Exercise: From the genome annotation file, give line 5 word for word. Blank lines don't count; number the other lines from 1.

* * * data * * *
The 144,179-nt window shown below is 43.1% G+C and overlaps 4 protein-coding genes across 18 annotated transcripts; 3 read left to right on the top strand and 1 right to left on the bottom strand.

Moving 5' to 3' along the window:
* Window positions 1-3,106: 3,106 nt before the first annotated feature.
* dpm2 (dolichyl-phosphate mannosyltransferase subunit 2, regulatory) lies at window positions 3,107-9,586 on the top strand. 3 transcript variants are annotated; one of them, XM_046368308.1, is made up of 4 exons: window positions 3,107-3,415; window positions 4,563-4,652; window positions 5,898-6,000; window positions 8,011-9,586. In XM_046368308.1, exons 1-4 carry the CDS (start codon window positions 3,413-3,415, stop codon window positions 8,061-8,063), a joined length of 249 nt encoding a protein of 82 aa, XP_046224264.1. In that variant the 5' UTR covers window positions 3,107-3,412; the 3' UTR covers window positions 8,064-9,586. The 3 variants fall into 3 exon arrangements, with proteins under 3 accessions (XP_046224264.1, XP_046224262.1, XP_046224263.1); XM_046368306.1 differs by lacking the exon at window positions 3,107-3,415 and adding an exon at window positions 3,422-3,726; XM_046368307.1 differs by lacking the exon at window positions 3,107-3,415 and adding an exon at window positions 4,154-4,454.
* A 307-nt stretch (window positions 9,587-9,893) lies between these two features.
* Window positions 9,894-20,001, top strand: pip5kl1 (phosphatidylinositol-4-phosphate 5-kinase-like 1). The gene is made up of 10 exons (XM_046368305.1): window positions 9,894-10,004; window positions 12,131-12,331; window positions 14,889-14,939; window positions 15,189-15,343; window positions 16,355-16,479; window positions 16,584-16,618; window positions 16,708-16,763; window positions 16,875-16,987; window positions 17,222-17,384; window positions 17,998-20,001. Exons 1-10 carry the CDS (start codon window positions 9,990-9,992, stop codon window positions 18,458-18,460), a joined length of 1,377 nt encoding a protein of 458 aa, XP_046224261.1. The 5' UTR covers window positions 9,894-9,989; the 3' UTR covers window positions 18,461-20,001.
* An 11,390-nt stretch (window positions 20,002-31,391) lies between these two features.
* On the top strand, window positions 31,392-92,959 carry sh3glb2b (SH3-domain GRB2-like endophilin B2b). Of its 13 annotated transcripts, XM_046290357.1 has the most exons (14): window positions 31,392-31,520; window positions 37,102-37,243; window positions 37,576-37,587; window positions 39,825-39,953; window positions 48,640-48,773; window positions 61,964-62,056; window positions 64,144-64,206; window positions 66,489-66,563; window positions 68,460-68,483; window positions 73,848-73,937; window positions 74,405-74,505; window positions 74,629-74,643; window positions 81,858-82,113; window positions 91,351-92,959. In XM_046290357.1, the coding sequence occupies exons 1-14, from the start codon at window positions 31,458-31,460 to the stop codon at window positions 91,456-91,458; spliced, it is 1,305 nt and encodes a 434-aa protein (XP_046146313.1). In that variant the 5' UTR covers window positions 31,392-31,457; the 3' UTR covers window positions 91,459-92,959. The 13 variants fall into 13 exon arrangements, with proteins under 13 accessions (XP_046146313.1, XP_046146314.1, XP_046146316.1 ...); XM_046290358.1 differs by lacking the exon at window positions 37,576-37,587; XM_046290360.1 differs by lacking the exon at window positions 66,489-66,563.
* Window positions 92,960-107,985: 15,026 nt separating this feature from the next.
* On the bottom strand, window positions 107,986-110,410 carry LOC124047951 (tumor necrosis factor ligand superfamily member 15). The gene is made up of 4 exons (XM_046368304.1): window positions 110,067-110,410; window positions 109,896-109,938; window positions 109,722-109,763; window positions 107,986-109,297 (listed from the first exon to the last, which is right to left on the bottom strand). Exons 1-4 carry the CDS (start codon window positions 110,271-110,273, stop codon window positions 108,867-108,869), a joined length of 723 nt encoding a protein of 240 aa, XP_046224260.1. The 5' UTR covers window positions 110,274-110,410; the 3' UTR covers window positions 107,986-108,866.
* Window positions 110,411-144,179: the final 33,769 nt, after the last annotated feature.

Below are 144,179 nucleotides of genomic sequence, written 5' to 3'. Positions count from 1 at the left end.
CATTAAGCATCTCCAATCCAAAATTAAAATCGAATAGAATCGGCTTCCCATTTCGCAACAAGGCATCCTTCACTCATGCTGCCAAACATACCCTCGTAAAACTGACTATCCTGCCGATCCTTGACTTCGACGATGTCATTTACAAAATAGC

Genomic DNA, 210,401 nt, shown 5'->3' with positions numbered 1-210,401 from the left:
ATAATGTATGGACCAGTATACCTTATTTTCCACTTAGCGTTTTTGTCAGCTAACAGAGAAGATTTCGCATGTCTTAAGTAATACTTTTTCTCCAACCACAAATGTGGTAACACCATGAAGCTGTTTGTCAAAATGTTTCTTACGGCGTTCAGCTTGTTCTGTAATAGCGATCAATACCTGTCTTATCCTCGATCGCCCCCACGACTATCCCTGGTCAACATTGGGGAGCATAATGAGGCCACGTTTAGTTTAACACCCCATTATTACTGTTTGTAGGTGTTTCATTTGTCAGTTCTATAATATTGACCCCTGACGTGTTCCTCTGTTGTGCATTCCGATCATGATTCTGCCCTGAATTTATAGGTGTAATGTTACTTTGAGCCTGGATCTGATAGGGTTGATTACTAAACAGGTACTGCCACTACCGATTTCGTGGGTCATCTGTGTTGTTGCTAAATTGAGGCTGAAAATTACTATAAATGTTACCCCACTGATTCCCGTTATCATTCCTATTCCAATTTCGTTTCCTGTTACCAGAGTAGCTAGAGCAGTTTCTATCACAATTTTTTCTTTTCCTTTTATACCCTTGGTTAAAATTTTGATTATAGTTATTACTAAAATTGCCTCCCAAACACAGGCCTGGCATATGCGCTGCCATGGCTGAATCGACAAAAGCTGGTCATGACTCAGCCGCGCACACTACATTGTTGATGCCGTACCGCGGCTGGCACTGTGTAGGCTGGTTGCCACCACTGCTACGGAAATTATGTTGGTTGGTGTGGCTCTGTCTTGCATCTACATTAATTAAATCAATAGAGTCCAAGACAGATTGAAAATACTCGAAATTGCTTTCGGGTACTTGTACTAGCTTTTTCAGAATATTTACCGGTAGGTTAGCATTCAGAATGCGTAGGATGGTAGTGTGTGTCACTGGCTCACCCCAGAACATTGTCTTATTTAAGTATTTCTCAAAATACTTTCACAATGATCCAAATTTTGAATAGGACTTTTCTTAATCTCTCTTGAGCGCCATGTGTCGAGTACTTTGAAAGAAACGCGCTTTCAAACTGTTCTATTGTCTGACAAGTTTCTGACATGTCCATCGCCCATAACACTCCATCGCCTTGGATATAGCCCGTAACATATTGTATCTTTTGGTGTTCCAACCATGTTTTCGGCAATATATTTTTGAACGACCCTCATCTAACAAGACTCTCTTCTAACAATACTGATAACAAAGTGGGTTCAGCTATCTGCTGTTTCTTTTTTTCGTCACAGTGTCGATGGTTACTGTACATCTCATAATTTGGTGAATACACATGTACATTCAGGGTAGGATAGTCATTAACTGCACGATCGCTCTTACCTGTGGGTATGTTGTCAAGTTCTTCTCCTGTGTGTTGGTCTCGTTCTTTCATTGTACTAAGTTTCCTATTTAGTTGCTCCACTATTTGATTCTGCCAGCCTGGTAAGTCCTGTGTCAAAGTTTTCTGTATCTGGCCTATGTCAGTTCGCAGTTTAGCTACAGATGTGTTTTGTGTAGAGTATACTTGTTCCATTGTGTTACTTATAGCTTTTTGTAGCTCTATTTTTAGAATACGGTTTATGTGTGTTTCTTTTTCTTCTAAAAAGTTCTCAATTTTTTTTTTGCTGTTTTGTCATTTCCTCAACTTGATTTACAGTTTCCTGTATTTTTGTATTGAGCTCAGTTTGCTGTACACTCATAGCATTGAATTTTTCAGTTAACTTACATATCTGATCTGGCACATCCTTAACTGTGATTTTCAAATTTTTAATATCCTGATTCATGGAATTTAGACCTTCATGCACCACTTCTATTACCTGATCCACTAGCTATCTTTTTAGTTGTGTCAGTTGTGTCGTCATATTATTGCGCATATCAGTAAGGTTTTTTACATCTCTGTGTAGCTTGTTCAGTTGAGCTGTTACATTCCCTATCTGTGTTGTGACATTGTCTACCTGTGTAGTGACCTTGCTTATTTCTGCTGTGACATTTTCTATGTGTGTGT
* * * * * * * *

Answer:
* A 307-nt stretch (window positions 9,587-9,893) lies between these two features.